Lake Country Faces: Pine River artist turns 100
Myrle Dabill has lived a life worth living and touched many lives.
PINE RIVER — Well known Pine River artist Myrle Dabill reached the golden age of 100 on March 15.
Her March 20 celebration brought important people from her life to come wish her well, including adopted children and their children from all over the country. Dabill was proud to show off the seven boquets of flowers and the pile of cards gifted to her.
Dabill is well known in the community, in her 100 years she's left her mark on canvases and people alike.
Dabill was born a Cusey south and west of Backus. Her memories of that time are full of rare insight into the local history.
"I remember going into Backus with my folks," Dabill said. "We rode in our Model T open air. We had a top to it but we liked to have it without the top on in the summertime. When we got to Backus we went to the grocery store. A man there picked me up and set me on his shoulder. I put my arm around his head to hold and we walked around the store back and forth. I remember that was wonderful. I've never forgotten that.
That was Coffland Mercantile likely owned at the time by Harley Coffland.
Dabill said rides into town like that were rare, as gasoline was sparse and hard to get. They mostly traveled into town to get the absolute necessities and did their best with what they had back home.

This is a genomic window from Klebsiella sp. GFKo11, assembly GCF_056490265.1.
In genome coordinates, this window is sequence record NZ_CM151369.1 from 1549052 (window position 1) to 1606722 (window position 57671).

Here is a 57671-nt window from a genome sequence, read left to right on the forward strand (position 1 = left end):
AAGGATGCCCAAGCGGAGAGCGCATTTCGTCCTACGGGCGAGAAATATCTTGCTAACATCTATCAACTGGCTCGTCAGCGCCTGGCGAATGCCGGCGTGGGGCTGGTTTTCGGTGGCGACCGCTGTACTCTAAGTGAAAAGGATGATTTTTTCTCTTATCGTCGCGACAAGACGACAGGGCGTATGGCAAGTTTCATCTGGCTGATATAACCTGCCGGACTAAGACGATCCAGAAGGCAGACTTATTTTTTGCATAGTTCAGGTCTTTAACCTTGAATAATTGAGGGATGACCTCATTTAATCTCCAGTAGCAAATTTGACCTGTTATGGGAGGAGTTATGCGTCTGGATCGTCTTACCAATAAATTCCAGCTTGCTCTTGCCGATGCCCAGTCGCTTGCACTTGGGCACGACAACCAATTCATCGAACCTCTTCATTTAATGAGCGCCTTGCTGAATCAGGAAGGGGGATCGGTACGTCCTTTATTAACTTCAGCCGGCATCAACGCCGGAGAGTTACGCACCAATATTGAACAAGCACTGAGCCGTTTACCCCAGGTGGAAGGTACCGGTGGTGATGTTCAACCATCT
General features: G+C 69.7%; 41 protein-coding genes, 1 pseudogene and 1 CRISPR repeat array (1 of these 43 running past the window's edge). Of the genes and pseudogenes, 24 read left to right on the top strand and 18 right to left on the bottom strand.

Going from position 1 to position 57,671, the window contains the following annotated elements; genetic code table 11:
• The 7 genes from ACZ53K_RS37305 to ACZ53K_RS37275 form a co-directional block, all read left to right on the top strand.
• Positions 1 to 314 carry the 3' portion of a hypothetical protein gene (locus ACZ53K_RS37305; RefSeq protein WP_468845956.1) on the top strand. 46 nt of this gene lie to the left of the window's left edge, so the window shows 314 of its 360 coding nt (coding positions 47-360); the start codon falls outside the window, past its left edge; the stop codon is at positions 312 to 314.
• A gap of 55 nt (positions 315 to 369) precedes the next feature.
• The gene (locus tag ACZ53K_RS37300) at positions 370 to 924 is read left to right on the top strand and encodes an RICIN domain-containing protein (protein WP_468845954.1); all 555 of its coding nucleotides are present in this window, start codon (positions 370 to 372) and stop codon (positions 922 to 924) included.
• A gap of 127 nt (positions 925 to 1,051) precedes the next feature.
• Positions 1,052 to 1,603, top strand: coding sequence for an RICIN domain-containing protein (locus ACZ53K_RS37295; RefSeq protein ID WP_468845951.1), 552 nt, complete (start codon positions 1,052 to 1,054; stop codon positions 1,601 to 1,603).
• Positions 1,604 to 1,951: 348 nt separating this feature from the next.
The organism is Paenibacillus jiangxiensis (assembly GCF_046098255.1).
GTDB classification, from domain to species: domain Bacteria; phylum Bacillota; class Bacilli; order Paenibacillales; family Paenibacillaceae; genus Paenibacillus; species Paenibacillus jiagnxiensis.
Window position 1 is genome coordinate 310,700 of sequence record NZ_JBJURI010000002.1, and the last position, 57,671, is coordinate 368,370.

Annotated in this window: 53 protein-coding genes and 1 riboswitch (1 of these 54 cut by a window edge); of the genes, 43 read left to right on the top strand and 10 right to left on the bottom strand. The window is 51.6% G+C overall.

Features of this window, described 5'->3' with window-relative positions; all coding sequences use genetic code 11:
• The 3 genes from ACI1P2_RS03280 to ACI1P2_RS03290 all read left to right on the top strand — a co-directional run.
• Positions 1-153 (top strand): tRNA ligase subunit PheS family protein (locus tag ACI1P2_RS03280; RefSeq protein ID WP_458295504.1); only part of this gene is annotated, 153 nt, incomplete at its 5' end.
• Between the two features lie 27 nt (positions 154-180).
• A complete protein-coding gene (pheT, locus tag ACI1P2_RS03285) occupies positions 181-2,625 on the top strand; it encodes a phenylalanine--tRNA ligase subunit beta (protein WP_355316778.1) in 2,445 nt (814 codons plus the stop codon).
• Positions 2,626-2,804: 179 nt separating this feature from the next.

The family grew a garden and raised animals. Her father was a carpenter and her mother a homemaker who Dabill remembers was an exceptionally skilled cook.
Dabill grew up with four siblings, though her sister was nine years older than any of the others, and moved away early on. Dabill spent a lot of time with her two brothers, one older and one younger than her.
"(Mom) said she always had two families," Dabill said. "We enjoyed our older sister and grew up with her daughters. She lived just south of us a little ways."
Like many, Dabill started working at a young age. At 10 years old she remembers her aunt asked her to weed a row of carrots in the garden and paid her 10 cents for it. Later she earned more money by watering the plants at the school house half a mile away.